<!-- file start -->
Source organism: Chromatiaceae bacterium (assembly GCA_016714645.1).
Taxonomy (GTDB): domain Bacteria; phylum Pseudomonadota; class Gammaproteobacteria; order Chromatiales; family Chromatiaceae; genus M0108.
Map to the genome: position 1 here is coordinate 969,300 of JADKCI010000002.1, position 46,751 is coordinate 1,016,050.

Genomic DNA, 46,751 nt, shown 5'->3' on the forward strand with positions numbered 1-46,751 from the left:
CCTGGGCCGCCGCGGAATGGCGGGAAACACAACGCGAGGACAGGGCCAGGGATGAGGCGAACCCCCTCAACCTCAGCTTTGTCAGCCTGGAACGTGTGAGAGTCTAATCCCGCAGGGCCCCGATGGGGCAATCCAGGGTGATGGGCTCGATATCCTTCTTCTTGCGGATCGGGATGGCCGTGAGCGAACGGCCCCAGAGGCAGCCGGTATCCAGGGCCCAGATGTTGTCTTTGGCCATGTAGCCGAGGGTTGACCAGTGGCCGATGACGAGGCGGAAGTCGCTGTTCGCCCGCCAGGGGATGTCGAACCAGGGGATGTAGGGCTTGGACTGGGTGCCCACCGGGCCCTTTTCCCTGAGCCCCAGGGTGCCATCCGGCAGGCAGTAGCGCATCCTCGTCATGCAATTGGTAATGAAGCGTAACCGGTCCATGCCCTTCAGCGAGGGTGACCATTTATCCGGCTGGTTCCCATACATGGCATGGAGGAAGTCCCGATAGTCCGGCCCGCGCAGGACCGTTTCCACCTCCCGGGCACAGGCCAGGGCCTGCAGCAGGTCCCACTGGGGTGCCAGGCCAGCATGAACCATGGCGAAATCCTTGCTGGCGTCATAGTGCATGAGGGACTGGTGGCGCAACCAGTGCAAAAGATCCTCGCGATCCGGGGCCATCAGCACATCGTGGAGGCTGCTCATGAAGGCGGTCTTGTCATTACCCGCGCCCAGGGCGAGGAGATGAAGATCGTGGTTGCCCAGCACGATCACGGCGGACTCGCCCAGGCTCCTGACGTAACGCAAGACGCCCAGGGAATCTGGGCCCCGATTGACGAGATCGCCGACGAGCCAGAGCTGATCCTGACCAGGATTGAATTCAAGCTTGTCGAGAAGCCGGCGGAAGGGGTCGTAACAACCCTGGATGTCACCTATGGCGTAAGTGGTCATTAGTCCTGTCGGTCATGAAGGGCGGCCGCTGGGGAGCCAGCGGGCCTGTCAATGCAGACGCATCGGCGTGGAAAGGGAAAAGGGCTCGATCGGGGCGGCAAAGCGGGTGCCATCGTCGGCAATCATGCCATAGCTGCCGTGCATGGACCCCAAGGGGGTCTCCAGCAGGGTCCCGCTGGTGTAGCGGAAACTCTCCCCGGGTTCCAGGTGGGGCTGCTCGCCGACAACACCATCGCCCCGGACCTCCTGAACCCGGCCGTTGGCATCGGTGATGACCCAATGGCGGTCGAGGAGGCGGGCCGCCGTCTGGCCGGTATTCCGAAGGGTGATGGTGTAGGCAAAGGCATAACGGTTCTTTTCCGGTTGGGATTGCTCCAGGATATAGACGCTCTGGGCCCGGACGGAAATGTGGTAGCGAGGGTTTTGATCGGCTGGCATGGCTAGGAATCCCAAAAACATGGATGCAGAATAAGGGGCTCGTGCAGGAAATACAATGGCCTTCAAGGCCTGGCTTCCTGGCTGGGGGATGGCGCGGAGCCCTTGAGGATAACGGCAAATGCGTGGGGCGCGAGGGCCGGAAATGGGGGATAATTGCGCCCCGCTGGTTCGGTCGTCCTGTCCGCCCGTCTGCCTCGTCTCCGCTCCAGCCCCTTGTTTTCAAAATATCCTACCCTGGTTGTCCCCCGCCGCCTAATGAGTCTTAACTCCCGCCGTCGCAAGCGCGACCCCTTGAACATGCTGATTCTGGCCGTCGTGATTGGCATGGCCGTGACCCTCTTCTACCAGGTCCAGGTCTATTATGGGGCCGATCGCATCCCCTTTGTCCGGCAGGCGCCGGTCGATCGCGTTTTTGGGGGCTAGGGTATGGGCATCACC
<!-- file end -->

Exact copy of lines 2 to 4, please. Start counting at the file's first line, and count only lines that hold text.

Taxonomy (GTDB): domain Bacteria; phylum Pseudomonadota; class Gammaproteobacteria; order Chromatiales; family Chromatiaceae; genus M0108.
Map to the genome: position 1 here is coordinate 969,300 of JADKCI010000002.1, position 46,751 is coordinate 1,016,050.

Genomic DNA, 46,751 nt, shown 5'->3' on the forward strand with positions numbered 1-46,751 from the left: